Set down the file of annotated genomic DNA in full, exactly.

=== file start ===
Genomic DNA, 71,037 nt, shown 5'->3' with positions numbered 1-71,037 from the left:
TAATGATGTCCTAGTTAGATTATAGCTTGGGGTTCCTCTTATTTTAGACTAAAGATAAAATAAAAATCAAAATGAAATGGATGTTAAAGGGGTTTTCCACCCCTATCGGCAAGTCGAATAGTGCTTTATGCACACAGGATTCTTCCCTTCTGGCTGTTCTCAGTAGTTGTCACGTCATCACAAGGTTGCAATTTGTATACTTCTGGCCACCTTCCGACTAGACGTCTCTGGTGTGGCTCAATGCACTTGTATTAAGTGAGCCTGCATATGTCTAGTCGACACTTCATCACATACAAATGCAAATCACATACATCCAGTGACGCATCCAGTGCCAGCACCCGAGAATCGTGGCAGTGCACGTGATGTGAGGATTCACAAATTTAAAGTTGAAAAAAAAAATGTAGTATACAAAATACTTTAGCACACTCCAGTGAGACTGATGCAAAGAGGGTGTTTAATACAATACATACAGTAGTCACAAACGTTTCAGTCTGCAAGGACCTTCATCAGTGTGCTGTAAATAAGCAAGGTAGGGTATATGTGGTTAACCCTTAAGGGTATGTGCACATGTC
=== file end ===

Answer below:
Genomic DNA, 71,037 nt, shown 5'->3' with positions numbered 1-71,037 from the left:
TAATGATGTCCTAGTTAGATTATAGCTTGGGGTTCCTCTTATTTTAGACTAAAGATAAAATAAAAATCAAAATGAAATGGATGTTAAAGGGGTTTTCCACCCCTATCGGCAAGTCGAATAGTGCTTTATGCACACAGGATTCTTCCCTTCTGGCTGTTCTCAGTAGTTGTCACGTCATCACAAGGTTGCAATTTGTATACTTCTGGCCACCTTCCGACTAGACGTCTCTGGTGTGGCTCAATGCACTTGTATTAAGTGAGCCTGCATATGTCTAGTCGACACTTCATCACATACAAATGCAAATCACATACATCCAGTGACGCATCCAGTGCCAGCACCCGAGAATCGTGGCAGTGCACGTGATGTGAGGATTCACAAATTTAAAGTTGAAAAAAAAAATGTAGTATACAAAATACTTTAGCACACTCCAGTGAGACTGATGCAAAGAGGGTGTTTAATACAATACATACAGTAGTCACAAACGTTTCAGTCTGCAAGGACCTTCATCAGTGTGCTGTAAATAAGCAAGGTAGGGTATATGTGGTTAACCCTTAAGGGTATGTGCACATGTC